I remember an article I saw awhile back about a man in California who had created a lucrative business by spray painting dead lawns of foreclosed homes that had lingered on the market and would not sell. A few blasts of emerald-green biodegradable color and the curb appeal was instantly enhanced by a golf course worthy sea of grass.
Of course, it was all an illusion since the grass was completely dead from neglect. The most surprising thing about the new look was the increase in sales of these houses. Although the new buyers understood that they would have to replace the lawn at a significant cost once the spray degraded, they could envision the potential. Houses that had been on the market for months sold quickly. The lawn was still dead, the cost, labor, and preparation was the same as before, yet once the buyer could see the finished product, they counted it worth the price.
I think this is true of parenting. We need to be able to understand our children’s potential to truly invest. Because investing, planting seed, watering and nurturing, is hard work. We may have an understanding that it is only God who cultivates, grows, and brings in the harvest, but we often lose sight of our integral role in the process. Our investment of our lives. Our sacrifice spent in battle.
We all love our children but it’s so easy to passively parent. To parent without any vision. We can be fooled into thinking that the moments that drip off the clock in mundane circles are somehow irrelevant.
I remember being a mom with little ones, wandering around in a bleary eyed stupor from all the sleepless nights. When they are tiny you’re primarily parenting their basic needs. You spoon organic peas into their faces, you wipe up spit up, sing lullabies, and change poopy diapers. You dream of sleeping through the night, wearing a shirt without some bodily fluid on it, or eating a meal while it’s still hot.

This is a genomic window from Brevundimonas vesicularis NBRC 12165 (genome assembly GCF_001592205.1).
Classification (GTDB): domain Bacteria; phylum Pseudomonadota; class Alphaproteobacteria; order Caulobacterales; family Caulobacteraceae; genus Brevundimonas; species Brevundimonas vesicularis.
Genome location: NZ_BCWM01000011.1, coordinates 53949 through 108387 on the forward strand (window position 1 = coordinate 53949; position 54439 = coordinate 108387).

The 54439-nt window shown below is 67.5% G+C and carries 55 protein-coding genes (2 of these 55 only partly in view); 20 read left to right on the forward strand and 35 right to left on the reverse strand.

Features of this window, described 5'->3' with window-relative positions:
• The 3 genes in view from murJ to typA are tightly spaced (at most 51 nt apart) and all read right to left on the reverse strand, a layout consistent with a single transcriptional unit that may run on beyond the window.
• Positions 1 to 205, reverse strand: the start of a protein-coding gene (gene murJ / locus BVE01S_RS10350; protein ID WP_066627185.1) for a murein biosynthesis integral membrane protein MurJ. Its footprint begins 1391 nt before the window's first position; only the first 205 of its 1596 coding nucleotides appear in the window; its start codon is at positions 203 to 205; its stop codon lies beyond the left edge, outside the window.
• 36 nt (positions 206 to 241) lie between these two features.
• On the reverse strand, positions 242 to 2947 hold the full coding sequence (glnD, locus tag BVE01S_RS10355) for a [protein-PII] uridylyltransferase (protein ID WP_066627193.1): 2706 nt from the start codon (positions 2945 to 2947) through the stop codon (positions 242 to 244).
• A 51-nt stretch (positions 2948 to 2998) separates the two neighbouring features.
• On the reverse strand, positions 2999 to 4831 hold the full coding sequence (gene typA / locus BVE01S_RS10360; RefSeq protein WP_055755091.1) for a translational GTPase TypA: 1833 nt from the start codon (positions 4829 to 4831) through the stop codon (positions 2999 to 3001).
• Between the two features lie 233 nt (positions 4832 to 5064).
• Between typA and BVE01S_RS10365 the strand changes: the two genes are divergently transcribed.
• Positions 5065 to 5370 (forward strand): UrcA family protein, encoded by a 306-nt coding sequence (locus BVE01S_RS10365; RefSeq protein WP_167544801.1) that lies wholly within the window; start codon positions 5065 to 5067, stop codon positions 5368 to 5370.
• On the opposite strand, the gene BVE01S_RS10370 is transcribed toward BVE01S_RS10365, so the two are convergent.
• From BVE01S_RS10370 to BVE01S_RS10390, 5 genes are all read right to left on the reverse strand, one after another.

As they grow, parenting gets less physically exhausting but the emotional demands increase. They have opinions, all of their own! They have questions and needs. They have personalities that may clash with yours. They develop their own interests and habits. They begin to be separate people, no longer physically dependent on you, yet still wholly in need of direction.
We can struggle just to make it through our busy days let alone trying to have a vision.
But we are never neutral beings. There is always a battle. Only some are worth fighting. The ordinary stuff of this life is where our most important battle is so often fought for us moms.
I may seem like I am flip-flopping between my last post and this one. That first I say, “Relax, pick your battles,” and now I am saying, “Rise up, don’t be passive, for we are in a battle,” and you’re right. I am saying both.
The battle we are in isn’t about outward behavior or appearances as I have said. Hopefully we can see where that gets us. A sparkling cup filled with wickedness, or a green lawn with withered dead roots.
Yet, to truly believe the gospel we would almost appear to be lawless. To truly believe that all of our righteousness has been accounted to us by Jesus’s blood and that our behavior or our children’s makes no additions to His grace seems like it would lead to reckless abandon of morality. Why do we need to be good if it doesn’t make any difference? But the more I am beginning to really grasp God’s grace, the more the opposite is true.
We battle for holiness in our lives because of His unfailing grace and mercy. We battle for righteousness because our desire to be like Him. We battle for mercy and forgiveness because of His reckless love for us. We battle for justice because we know God’s heart for His people. We battle in prayer and in the word because we know how easily we are enticed by our flesh and we know that only He offers what will feed us.
We battle for vision because our children are fair game to the enemy who would gladly devour their lives with idolatry and hypocrisy. Blinding them to the truth of who God is, either by virtue or by folly. This is a battle worth fighting.
What is your vision for your kids? How is your relationship with God shaping that vision? What things or practices have you found that help you battle for your children? I’d love to hear about them in the comments.